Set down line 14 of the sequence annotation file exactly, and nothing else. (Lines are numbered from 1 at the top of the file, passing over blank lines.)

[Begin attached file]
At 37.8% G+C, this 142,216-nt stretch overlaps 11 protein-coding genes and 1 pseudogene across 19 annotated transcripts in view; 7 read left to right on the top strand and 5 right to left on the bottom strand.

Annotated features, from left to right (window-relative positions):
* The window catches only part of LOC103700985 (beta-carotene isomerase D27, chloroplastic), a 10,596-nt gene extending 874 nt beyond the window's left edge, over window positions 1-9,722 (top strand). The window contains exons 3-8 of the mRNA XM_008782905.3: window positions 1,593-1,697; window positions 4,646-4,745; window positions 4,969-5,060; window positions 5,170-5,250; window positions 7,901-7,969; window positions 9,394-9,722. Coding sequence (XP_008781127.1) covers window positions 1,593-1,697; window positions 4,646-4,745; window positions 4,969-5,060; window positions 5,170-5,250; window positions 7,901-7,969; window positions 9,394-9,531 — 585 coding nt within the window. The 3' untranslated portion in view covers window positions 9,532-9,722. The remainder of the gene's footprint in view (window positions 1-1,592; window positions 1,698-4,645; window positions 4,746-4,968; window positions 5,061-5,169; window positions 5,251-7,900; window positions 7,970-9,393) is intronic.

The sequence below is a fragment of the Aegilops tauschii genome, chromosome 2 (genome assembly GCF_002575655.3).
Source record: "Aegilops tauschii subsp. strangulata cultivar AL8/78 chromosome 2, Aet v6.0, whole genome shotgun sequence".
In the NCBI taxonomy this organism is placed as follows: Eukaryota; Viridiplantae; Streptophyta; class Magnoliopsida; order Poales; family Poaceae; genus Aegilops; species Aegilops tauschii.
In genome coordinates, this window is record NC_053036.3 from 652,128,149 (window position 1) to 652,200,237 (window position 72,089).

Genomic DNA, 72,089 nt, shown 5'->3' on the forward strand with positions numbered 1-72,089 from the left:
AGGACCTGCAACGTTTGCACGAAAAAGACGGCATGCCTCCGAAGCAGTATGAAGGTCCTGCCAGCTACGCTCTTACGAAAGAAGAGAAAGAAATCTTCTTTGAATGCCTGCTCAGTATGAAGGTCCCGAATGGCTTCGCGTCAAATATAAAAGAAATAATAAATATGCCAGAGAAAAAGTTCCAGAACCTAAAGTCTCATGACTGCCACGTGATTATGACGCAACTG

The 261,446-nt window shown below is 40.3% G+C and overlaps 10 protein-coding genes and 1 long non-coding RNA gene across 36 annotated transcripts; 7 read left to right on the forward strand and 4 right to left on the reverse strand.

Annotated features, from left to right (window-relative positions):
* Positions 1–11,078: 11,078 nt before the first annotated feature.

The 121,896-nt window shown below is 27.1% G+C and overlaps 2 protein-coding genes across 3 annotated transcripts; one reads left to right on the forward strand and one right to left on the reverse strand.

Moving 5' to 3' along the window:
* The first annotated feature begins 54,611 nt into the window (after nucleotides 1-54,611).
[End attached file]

Moving 5' to 3' along the window: